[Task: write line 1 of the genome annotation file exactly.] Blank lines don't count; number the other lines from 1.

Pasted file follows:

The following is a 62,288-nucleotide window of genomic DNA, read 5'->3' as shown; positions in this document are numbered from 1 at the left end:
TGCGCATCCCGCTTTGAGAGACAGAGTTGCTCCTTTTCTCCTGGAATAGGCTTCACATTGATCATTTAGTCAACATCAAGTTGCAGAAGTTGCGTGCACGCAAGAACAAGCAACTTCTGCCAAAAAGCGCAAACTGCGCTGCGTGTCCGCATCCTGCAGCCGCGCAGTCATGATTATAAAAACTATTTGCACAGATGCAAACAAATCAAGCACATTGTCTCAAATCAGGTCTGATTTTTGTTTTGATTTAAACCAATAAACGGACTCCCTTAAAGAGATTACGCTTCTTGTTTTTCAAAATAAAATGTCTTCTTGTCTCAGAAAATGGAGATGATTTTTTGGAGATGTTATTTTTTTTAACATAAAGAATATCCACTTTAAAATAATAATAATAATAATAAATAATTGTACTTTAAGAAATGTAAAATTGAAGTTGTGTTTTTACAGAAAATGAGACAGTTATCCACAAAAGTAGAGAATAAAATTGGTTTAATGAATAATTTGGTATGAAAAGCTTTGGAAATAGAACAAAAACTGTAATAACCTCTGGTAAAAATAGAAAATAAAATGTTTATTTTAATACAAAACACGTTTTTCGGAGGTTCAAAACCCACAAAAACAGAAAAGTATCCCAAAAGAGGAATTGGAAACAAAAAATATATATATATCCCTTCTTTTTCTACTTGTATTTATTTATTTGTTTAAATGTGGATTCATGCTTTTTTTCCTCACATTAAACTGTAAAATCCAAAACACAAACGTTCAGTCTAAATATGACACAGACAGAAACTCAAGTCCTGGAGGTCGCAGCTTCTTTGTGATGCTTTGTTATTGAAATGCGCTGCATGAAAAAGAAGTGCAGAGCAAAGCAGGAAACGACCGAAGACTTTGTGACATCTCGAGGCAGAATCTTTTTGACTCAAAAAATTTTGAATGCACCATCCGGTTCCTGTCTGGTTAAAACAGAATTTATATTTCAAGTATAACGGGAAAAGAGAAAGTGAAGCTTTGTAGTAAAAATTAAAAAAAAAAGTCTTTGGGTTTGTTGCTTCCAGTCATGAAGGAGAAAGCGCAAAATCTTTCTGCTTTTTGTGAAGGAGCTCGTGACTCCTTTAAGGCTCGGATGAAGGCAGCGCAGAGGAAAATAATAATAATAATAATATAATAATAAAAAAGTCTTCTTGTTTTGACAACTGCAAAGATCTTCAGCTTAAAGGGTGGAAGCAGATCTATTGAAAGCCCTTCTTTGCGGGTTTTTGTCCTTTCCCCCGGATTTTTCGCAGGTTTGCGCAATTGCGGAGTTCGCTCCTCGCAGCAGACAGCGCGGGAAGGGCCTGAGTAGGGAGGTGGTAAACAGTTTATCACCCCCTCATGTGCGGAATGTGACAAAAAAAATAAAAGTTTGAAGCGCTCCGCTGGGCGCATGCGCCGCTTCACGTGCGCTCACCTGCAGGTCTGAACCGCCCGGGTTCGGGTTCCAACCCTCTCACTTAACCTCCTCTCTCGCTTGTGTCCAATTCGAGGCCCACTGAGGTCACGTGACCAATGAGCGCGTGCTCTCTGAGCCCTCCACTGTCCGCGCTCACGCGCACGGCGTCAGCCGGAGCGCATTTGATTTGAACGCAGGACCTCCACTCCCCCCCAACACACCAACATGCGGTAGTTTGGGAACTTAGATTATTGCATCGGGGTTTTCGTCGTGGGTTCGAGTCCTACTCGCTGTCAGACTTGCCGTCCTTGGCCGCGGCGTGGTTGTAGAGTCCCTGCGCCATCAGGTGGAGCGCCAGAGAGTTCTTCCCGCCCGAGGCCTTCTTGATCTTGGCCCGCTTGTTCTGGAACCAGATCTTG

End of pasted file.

The following is a 62,288-nucleotide window of genomic DNA, read 5'->3' as shown; positions in this document are numbered from 1 at the left end: